There is a wonderful moment in the super8 home movies of Jimmy Watts, in which his son, as a young boy, is dressed as a stage magician performing simple tricks by utilising the camera's ability to stop time. Pausing the film the boy can remove a cup from the table and make it look, via the magic of cinema, as though it had disappeared. It is an image from three or four decades ago, from what Jimmy calls "the good old days," when they first moved into the Market Estate. The images on the screen of a happy, thriving estate, a hive of activity in an exciting modern setting, reflect some of the utopianism of the estate's first residents.
On the 7th March, the Market Estate in Islington was demolished, its secure tenants having been moved to a new development across the street. The day before its demolition, an exhibition was held in the building's corridors and empty flats. Seventy-five artists, sixty-six different site-specific projects, engaging with the building, its spaces and its history. Somewhere up on the second floor, down the end of one of its 'streets in the sky', was the flat formerly owned by Jimmy Watts.
French artist Clarisse D'Arcimoles met Jimmy some two months previously, and, in her words, he "shared his life" with her, told her his story, showed her his old photos and home movies. He even gave her his typewriter. With these fragments, D'Arcimoles developed a work that Anthony Gormley would describe as "incredibly beautiful." A journey through his life, that is at the same time a journey through the life of the estate - as much a living character as anyone in this story.
In one room, his photos are presented with short pieces of typed texts, often poetic and only figuratively related to the image. The presentation recalls certain works by Sophie Calle. For one such image, of Jimmy thirty years ago, leaning against a wall in the grounds of the estate, she has had him recreate the same pose, in similar clothes, and placed the two images side by side (she has been doing a similar thing with her own family photos). The caption beneath, "Humpty Dumpty sat on a wall, Humpty Dumpty had a great fall ... " attests to the fragility of memory, the irreversibility of time.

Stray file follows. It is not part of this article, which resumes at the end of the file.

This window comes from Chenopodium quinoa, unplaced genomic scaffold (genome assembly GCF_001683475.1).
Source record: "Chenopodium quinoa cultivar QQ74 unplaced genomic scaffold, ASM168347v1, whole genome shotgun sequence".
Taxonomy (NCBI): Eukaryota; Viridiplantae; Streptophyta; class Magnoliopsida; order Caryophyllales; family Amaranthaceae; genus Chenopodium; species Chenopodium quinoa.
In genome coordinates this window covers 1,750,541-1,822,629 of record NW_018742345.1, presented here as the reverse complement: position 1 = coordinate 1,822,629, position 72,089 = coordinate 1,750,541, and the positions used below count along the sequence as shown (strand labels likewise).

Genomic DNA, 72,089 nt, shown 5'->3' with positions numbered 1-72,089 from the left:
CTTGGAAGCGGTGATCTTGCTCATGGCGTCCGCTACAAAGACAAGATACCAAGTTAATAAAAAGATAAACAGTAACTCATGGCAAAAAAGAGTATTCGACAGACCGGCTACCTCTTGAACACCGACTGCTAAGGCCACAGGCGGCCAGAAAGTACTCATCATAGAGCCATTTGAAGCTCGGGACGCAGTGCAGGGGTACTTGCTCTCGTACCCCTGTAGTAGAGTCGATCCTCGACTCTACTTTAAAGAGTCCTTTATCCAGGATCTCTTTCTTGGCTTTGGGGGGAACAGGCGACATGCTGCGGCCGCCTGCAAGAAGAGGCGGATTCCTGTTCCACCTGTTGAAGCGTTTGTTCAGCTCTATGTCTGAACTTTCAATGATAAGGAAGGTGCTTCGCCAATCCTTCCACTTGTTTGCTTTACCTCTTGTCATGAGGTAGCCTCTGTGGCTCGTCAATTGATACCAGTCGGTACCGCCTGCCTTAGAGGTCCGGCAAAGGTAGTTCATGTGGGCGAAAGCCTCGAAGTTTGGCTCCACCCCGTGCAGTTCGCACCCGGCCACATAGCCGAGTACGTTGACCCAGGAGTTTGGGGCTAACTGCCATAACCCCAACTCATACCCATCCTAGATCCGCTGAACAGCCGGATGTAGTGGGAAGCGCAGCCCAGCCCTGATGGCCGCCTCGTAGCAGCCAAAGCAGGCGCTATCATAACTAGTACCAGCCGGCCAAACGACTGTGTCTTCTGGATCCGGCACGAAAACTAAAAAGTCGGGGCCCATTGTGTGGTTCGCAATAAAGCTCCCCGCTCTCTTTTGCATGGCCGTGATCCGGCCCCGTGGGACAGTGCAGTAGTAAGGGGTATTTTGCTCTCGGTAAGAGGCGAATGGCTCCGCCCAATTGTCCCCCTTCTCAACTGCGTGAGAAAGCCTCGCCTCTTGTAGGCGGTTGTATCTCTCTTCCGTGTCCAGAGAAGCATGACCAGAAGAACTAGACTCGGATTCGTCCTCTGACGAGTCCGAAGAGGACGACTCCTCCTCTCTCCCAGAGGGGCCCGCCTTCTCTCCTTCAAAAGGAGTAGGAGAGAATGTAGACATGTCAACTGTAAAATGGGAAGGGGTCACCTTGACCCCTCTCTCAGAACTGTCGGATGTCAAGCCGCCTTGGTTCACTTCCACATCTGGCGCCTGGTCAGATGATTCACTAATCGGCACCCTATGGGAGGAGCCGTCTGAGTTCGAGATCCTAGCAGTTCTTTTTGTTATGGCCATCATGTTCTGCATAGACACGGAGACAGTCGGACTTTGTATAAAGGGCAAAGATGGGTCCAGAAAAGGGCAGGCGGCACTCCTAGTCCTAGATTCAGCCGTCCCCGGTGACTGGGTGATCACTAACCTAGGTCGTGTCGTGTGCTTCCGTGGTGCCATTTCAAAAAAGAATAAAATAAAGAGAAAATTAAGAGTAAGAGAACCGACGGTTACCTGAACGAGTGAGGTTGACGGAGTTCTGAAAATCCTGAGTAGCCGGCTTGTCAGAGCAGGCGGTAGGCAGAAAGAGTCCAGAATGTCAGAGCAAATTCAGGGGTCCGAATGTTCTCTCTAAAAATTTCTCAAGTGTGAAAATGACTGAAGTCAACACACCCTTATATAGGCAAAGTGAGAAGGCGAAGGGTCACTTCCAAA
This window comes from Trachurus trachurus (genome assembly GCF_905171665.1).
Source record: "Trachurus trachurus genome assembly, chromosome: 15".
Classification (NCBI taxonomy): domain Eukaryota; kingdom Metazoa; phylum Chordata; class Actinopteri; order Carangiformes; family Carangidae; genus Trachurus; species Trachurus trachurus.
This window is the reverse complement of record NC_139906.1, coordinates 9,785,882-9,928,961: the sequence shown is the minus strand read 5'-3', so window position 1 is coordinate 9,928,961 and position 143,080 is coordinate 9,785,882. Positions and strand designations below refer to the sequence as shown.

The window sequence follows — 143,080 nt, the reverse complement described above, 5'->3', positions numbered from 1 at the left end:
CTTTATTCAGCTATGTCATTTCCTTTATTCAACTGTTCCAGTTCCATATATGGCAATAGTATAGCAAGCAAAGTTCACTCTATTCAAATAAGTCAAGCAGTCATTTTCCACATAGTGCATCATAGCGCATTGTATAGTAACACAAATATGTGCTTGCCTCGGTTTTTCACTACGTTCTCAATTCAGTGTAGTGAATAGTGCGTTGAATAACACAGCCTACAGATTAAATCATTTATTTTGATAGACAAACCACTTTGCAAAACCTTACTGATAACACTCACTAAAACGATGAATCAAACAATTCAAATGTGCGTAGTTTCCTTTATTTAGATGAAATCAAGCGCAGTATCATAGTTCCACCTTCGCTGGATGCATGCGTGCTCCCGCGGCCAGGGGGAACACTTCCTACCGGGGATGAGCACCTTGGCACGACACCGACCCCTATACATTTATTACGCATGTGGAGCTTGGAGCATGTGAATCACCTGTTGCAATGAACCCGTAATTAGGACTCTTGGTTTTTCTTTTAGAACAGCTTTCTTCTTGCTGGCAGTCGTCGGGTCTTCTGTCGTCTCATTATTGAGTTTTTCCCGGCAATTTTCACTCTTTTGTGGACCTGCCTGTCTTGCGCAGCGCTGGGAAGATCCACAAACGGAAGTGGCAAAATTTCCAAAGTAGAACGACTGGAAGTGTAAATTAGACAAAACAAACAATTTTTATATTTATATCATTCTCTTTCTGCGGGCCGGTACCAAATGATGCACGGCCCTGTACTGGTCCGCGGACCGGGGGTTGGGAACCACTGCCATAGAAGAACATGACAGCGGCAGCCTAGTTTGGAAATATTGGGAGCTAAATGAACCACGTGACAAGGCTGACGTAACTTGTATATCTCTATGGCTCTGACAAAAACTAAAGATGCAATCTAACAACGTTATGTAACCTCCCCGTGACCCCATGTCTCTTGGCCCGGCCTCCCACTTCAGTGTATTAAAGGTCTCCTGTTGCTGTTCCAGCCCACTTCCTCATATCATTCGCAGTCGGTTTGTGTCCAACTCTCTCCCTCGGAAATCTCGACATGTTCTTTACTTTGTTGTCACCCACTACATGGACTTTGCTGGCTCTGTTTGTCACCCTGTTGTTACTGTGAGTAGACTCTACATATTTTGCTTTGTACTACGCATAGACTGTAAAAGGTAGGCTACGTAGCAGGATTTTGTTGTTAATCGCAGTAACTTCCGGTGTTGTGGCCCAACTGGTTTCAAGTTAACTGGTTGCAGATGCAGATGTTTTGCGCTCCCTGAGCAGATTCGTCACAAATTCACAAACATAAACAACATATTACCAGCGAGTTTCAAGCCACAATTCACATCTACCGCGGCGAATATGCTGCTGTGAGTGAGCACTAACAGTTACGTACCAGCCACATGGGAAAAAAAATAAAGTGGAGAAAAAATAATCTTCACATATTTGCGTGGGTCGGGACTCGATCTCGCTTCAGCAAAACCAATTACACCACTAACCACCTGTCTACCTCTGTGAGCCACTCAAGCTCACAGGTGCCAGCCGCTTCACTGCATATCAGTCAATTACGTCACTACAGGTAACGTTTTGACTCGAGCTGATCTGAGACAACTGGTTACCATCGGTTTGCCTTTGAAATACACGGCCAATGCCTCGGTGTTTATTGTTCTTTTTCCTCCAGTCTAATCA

The living room had been left as it was, but the lights are down low and Jimmy's Super8 films are showing. Sat in his sofa, we watch them as he might have done himself. The recorded voice-over he provides becomes a sort of interior monologue. "I shall treasure these images forever," he remarks. One can't quite imagine today's amateur photographer, drowning under terabytes of images, to treasure each moment with quite the same expectation of permanence. Jimmy's films remind us of some of the magic in freezing time that gets lost with the ubiquity of the digital.